MFA to replace documentary MAAt the meeting, the senate also voted unanimously to authorize a Master of Fine Arts program in documentary film and video, also to be housed in the Department of Art and Art History. The MFA will replace the master's program in film and video, which has been offered by the Department of Communication. The program, already so highly regarded and rigorous that universities have modeled MFA programs on the master's program, will add film studies courses to its curriculum, Samuelson said.
The two-year MFA program will matriculate its first class in 2006, after students enrolled in the current two-year master's program have graduated. Samuelson and filmmaker Jan Krawitz, professor of communication, will move from the Department of Communication to the Department of Art and Art History in 2006. (Offices and facilities for Krawitz and Samuelson will remain in their current space, until new facilities for art and film are available, Samuelson said.)
The timing is fortuitous, Samuelson said. At the same time that discussion about the new undergraduate program began to "bubble up," administrators of the graduate film program were talking about how the master's program was not entirely serving the needs of documentary students, she said. For filmmakers, the MFA is a terminal degree.
Samuelson said she expects the programs to benefit one another and from the increased screenings, symposia and guest lecturers. "Up until now there have been a lot of silos doing a lot of interesting things around film," she said.
The MFA program is expected to matriculate the same number of students as the master's program: about eight students per year. The new undergraduate major is projected to graduate 15 to 20 students per year. The number is based on "foot traffic"—the number of students who come by her office asking about plans to add the major, Samuelson said. "We're a little worried we've underestimated" the number of students who will want to major in film studies and media, she added.
Students have been coming in "droves" to talk with him about the major, Bukatman said. "The students are way out in front of all of this."
At the Faculty Senate meeting, Pat Jones, professor of biological sciences and vice provost for faculty development, questioned moving film and media studies from the Department of Communication.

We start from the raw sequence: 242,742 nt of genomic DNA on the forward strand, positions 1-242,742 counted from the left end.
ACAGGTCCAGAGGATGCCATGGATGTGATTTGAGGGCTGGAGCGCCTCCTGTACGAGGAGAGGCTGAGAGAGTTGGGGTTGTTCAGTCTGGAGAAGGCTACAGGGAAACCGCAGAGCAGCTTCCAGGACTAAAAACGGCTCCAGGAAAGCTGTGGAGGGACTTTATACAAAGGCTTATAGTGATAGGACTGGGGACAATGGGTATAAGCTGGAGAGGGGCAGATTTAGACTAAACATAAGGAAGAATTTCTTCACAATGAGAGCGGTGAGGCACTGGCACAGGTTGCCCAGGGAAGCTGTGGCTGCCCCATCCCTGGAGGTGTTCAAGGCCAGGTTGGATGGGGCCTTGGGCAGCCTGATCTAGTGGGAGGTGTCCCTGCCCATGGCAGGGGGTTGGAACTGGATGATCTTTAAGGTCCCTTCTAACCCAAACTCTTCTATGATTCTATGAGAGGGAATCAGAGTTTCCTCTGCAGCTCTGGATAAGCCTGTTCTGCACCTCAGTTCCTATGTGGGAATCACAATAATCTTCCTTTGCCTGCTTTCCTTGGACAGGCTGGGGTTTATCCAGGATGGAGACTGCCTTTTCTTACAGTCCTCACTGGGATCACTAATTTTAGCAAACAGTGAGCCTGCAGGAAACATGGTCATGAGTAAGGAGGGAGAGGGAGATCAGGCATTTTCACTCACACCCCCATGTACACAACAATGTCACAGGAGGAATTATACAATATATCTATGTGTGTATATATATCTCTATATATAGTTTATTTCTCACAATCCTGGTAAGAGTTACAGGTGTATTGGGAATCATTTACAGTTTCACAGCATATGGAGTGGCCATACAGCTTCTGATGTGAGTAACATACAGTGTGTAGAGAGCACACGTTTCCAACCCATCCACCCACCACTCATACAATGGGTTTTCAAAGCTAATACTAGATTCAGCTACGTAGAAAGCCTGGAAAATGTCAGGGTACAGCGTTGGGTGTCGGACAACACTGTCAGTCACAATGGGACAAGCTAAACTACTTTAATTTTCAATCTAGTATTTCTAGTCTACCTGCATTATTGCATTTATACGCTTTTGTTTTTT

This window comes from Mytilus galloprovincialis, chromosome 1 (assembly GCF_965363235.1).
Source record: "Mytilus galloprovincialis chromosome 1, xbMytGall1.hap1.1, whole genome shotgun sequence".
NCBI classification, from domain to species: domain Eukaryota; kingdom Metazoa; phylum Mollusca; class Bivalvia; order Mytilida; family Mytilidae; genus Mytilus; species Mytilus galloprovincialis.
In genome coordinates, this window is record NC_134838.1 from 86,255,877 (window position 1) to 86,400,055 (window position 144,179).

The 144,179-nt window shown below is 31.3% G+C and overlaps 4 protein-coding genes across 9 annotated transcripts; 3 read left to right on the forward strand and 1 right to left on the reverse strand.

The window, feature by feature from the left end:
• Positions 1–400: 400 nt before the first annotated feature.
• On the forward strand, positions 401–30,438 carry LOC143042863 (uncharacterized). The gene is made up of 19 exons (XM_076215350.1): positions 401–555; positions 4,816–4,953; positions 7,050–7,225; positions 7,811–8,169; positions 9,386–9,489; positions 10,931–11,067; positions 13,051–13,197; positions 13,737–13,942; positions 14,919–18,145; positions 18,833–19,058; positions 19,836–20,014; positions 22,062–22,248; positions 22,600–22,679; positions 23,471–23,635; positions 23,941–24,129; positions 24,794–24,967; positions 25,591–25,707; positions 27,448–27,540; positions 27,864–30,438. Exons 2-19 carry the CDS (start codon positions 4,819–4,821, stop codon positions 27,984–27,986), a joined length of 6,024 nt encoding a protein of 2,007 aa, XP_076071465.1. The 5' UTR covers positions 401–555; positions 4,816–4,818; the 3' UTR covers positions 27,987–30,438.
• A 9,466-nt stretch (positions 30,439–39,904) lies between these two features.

When film studies first entered the academy, it usually was located in English departments, Bukatman said in an interview Wednesday. "The emphasis was very much on film as a narrative medium." More recently, film and media studies programs have been lodged in communication departments, but communication can't really grapple with the notion of film communications as an art, he said.
In many ways, housing the program in the Department of Art and Art History is ideal, Bukatman said. "It immediately gets students beyond thinking about story. That's not in any way to denigrate the importance of story, but it is to say that what we want is for students to be aware of the media itself."
Contemporary artists, including the students in studio courses in the Art Department, already are incorporating moving images into their work, Bukatman added. "It becomes absolutely natural that both art history and film and media studies would move along some parallel tracks."
With film and media studies as an institutionalized component of the Department of Art and Art History, the graduate filmmaking and studio arts students "will be mingling really productively. I think that's going to galvanize everything."
In some ways, the elevation of film and media studies at Stanford—where Eadweard Muybridge's pioneering stop-motion photographs of race horses were created more than a century ago—was inevitable, Bukatman said.
"If you think about Muybridge at one end and Silicon Valley at the other end, then Stanford's involvement in the study of moving images seems pre-ordained," he said.